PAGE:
We will visit the replica of The Kazanlak Thracian Tomb. It was the first cultural site in Bulgaria which was included in the UNESCO World Heritage List. This mausoleum of 4th century B.C. was discovered in 1944. The style is typical of Thracian tombs from the 5th to 4th century B.C., with a vaulted entrance corridor and a chamber topped by a beehive dome. The tomb has fine reliefs and interesting early paintings. The dome frescoes paintings are the greatest treasure of the tomb. They are a masterpiece of Hellenistic art and depict the civil and military life of a Thracian noble who was buried there.

The tomb is located inside a protected building. Its replica is right next to it and is open to visitors.

We visit the Golyama Kosmatka tumulus.The temple–tomb of Seuthes III was revealed in 2004. The Golyamata Kosmatka tumulus is 20 m high and about 90 m in diameter. A head from a bronze life–size statue had been buried in a pit by the entrance of the tomb.

Then we see Ostrusha Tumulus. It is 20 m high. It was discovered in 1993. The temple with the burial tomb under the soil is dating from the mid 4th c. BC. Six chambers cover an area of 100 sq. m. A horse decorated with a set of silver appliqués on the harness has been buried in the chamber to the left of the entrance. The burial chamber is of a special interest. It has been cut in a monolith stone block more than 60 ton in weight (2,50 x 3,50 x 2,50 m). A burial bed has been shaped across the entrance, its legs like lion’s paws.

We visit the unique Shushmanetz Tomb, 4th c. B.C. It was found in August, 1996. It is a fascinating example of the Thracian architecture.

Drive back to Plovdiv. Overnight Plovdiv.

Tuesday, Day 4: Transfer Day: Plovdiv, en route visit Alexnadrovo Thracian Tomb-Stara Zagora

Breakfast at the hotel.

Depart Plovdiv for Stara Zagora. En route visit The Alexandrovo Thracian Tomb.

The Tomb of Alexandrovo, 4thc. BC is one of the largest facilities of the kind discovered so far. What makes it unique, however, is the mural paintings inside. Painting covers entirely the round and rectangular chambers and a small part of the corridor. Hunting and battle scenes, as well as scenes from a funeral feast alternate with monochromatic layers and those with ornamental decoration. Images in the first chamber are predominantly monochrome or ornamental. A horse-rider occupies the space above the entrance to the central room and a footman is opposing him, apparently in a fight.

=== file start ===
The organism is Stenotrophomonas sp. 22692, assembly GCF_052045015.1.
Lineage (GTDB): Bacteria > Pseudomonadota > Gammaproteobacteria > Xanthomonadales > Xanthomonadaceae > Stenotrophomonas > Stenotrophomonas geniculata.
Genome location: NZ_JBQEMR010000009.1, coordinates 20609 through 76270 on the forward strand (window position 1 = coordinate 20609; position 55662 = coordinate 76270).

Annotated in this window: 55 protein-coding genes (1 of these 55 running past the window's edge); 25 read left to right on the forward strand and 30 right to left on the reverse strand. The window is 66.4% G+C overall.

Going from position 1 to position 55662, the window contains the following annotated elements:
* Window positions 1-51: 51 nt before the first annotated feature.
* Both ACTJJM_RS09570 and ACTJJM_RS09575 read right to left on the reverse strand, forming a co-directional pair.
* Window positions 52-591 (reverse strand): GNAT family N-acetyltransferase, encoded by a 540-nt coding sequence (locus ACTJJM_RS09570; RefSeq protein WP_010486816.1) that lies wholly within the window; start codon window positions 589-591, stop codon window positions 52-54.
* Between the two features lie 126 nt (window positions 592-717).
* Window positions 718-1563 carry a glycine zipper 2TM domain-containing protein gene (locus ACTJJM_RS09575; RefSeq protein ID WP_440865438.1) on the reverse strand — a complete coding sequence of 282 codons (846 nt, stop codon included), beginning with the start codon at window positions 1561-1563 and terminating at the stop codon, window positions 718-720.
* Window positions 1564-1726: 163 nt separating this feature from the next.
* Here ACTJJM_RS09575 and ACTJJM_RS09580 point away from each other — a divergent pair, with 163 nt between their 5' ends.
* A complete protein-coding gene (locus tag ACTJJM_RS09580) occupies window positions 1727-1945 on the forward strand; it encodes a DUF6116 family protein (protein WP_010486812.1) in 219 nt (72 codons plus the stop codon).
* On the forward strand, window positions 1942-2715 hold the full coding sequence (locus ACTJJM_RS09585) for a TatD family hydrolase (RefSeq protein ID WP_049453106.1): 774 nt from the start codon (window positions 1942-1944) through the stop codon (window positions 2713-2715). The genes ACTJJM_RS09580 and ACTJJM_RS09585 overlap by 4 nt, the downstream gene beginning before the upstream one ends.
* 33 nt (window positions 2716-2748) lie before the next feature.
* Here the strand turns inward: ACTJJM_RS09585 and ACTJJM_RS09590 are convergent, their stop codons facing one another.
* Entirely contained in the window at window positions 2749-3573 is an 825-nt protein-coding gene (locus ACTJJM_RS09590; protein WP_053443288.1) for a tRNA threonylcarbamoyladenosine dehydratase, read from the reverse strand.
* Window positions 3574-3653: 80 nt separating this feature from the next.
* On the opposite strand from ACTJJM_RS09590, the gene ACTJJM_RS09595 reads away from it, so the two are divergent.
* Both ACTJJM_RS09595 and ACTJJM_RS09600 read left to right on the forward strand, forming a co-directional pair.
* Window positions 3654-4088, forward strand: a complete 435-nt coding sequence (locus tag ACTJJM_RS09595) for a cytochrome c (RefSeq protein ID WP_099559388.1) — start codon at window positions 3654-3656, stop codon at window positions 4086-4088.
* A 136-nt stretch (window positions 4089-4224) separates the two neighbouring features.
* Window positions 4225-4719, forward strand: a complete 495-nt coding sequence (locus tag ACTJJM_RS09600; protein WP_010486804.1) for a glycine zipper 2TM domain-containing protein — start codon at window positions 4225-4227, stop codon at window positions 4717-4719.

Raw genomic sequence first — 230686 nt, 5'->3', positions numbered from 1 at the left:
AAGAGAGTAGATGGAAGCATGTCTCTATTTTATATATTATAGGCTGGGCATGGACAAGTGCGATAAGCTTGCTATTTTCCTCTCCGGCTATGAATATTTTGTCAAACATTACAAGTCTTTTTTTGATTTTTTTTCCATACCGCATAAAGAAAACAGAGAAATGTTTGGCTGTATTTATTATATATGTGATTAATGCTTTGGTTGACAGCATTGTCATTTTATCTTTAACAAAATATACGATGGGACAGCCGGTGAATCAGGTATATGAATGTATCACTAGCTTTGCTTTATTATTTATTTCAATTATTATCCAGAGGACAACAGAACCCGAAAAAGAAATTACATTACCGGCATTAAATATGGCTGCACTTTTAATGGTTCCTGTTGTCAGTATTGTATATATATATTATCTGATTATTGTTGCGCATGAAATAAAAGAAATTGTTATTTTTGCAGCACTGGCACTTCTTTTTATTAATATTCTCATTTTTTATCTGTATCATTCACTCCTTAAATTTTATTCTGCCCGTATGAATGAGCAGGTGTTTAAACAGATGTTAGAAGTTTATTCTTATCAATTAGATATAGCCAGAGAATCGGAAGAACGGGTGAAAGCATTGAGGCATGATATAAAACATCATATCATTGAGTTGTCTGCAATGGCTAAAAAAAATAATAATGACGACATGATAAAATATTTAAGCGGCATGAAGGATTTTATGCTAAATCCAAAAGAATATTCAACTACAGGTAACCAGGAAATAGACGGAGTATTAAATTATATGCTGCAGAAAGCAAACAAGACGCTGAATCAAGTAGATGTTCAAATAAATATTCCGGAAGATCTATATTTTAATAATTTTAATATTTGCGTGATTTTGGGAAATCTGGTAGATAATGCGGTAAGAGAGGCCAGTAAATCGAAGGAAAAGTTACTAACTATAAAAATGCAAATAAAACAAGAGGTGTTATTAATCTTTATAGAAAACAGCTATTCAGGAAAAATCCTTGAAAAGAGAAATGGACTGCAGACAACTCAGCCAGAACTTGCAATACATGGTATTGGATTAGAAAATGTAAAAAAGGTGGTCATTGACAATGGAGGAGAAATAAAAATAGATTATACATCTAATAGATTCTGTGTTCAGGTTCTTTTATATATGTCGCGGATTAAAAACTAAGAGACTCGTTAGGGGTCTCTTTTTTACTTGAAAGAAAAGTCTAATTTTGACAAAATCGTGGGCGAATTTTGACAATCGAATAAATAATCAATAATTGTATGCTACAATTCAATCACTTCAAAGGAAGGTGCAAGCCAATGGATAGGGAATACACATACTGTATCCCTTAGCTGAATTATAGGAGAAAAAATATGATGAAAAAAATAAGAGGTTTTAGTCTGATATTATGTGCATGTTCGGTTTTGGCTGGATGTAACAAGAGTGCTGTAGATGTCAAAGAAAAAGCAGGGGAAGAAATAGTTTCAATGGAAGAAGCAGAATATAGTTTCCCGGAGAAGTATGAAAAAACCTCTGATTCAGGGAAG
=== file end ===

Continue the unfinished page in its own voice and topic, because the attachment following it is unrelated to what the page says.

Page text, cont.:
Mural paintings in the round burial chamber outstand in diversity and richness. It is adorned with six horizontal zones in vertical sequence. Two of them have figural decoration. Best reserved is the belt zone displaying hunting scenes. Images of horsemen are particularly important because of their scientific value. The horsemen are dressed in tunics, some wear pants. They are armed with spears and swords. The forms of weapons add to the knowledge about Thracian weaponry and warfare.

The horse figures and extremely detailed detail harness are impressive are presented, which according to the colour feature gold, silver and bronze applications. Their positioning on, saddles and chest is essential for the interpretation of horse-riding sets already known. Labrys-shaped decorations (as a double ax) in decorate the space Over the horse heads.

Then continue drive north to Stara Zagora.

Arrive Stara Zagora.

We visit the extraordinary Neolithic Dwelling Museum in Stara Zagora.

During a rescue archaeological research in 1969 remains of a burned dwelling were found there. It is one of the best preserved and richest in inventory two-storey residential dwelling in Europe from the early Neolithic period (beginning of the VI millennium B.C.) It was preserved in situ in a special protection construction.